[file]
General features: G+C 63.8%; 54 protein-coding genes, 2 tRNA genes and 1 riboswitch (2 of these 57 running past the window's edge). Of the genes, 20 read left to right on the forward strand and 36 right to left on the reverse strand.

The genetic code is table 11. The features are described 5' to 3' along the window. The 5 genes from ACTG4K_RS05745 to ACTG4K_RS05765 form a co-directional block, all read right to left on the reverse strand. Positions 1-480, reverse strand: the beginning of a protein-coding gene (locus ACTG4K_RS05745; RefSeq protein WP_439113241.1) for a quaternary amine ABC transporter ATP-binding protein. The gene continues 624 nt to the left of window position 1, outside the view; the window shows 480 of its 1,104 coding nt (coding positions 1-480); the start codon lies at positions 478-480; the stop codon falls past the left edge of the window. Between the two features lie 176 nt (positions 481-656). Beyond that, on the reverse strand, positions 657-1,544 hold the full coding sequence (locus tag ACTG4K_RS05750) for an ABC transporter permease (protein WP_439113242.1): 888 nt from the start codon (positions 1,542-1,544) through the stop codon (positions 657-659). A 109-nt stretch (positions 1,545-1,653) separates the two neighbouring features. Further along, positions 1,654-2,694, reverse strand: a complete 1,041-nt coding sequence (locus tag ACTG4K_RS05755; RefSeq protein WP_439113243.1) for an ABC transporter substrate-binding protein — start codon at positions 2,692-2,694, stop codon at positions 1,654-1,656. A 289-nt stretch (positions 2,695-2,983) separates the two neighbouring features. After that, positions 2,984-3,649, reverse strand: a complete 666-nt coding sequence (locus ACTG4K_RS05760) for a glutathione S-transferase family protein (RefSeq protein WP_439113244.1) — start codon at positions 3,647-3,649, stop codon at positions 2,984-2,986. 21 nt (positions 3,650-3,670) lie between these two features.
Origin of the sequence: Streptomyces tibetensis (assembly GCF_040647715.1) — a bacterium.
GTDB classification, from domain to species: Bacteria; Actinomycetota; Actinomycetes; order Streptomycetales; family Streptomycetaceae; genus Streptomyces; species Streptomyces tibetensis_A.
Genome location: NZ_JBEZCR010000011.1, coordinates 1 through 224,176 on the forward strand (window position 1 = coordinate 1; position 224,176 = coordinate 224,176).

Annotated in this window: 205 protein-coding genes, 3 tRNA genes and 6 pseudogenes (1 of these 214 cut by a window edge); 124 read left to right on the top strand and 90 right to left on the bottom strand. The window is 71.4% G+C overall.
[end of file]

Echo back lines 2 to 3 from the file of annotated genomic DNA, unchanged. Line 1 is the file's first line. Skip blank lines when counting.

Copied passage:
The genetic code is table 11. The features are described 5' to 3' along the window. The 5 genes from ACTG4K_RS05745 to ACTG4K_RS05765 form a co-directional block, all read right to left on the reverse strand. Positions 1-480, reverse strand: the beginning of a protein-coding gene (locus ACTG4K_RS05745; RefSeq protein WP_439113241.1) for a quaternary amine ABC transporter ATP-binding protein. The gene continues 624 nt to the left of window position 1, outside the view; the window shows 480 of its 1,104 coding nt (coding positions 1-480); the start codon lies at positions 478-480; the stop codon falls past the left edge of the window. Between the two features lie 176 nt (positions 481-656). Beyond that, on the reverse strand, positions 657-1,544 hold the full coding sequence (locus tag ACTG4K_RS05750) for an ABC transporter permease (protein WP_439113242.1): 888 nt from the start codon (positions 1,542-1,544) through the stop codon (positions 657-659). A 109-nt stretch (positions 1,545-1,653) separates the two neighbouring features. Further along, positions 1,654-2,694, reverse strand: a complete 1,041-nt coding sequence (locus tag ACTG4K_RS05755; RefSeq protein WP_439113243.1) for an ABC transporter substrate-binding protein — start codon at positions 2,692-2,694, stop codon at positions 1,654-1,656. A 289-nt stretch (positions 2,695-2,983) separates the two neighbouring features. After that, positions 2,984-3,649, reverse strand: a complete 666-nt coding sequence (locus ACTG4K_RS05760) for a glutathione S-transferase family protein (RefSeq protein WP_439113244.1) — start codon at positions 3,647-3,649, stop codon at positions 2,984-2,986. 21 nt (positions 3,650-3,670) lie between these two features.
Origin of the sequence: Streptomyces tibetensis (assembly GCF_040647715.1) — a bacterium.